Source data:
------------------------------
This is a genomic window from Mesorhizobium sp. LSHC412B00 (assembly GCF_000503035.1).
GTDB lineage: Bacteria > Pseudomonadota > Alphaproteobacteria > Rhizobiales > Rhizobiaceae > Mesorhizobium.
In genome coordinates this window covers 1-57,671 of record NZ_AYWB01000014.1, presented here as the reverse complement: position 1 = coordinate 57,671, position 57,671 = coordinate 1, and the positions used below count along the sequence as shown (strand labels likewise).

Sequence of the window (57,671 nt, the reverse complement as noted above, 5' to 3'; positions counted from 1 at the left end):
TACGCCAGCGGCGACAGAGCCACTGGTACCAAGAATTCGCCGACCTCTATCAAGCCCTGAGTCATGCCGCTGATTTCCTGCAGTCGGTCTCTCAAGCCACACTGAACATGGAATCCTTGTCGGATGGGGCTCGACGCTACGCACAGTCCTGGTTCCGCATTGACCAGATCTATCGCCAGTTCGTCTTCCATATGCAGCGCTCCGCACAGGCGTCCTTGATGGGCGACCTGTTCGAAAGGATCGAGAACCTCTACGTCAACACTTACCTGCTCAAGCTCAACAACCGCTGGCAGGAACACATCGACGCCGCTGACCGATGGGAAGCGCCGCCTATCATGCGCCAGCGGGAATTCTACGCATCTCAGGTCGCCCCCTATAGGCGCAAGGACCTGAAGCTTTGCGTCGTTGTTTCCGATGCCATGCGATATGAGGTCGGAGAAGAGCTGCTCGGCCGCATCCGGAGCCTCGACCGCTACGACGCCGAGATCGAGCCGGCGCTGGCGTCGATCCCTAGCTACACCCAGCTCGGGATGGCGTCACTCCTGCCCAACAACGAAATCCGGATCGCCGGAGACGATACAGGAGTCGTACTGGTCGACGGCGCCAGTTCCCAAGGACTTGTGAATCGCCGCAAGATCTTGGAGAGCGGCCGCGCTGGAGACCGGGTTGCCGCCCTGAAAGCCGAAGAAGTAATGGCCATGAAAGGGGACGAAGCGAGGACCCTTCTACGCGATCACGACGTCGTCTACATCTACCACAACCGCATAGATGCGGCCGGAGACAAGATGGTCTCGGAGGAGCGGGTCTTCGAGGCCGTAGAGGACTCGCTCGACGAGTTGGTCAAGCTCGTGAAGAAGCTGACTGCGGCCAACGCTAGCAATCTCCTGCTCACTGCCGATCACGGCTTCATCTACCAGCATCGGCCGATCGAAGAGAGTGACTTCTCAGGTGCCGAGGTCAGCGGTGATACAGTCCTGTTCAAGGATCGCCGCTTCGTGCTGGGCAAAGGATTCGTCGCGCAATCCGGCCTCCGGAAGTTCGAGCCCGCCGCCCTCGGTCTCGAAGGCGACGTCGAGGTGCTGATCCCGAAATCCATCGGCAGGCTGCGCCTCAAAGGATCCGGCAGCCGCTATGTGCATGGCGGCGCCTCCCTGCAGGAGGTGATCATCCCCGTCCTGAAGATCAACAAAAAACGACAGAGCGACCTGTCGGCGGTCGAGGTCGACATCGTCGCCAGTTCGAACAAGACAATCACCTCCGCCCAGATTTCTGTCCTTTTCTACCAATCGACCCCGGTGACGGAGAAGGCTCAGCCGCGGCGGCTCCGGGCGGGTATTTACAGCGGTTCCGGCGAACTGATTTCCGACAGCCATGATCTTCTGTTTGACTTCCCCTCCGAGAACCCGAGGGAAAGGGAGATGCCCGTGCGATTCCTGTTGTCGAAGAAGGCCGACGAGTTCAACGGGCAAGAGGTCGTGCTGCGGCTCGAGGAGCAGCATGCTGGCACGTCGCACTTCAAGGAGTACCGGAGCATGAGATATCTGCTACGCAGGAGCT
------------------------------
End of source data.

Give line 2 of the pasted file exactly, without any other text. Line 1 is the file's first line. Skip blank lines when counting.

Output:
GTDB lineage: Bacteria > Pseudomonadota > Alphaproteobacteria > Rhizobiales > Rhizobiaceae > Mesorhizobium.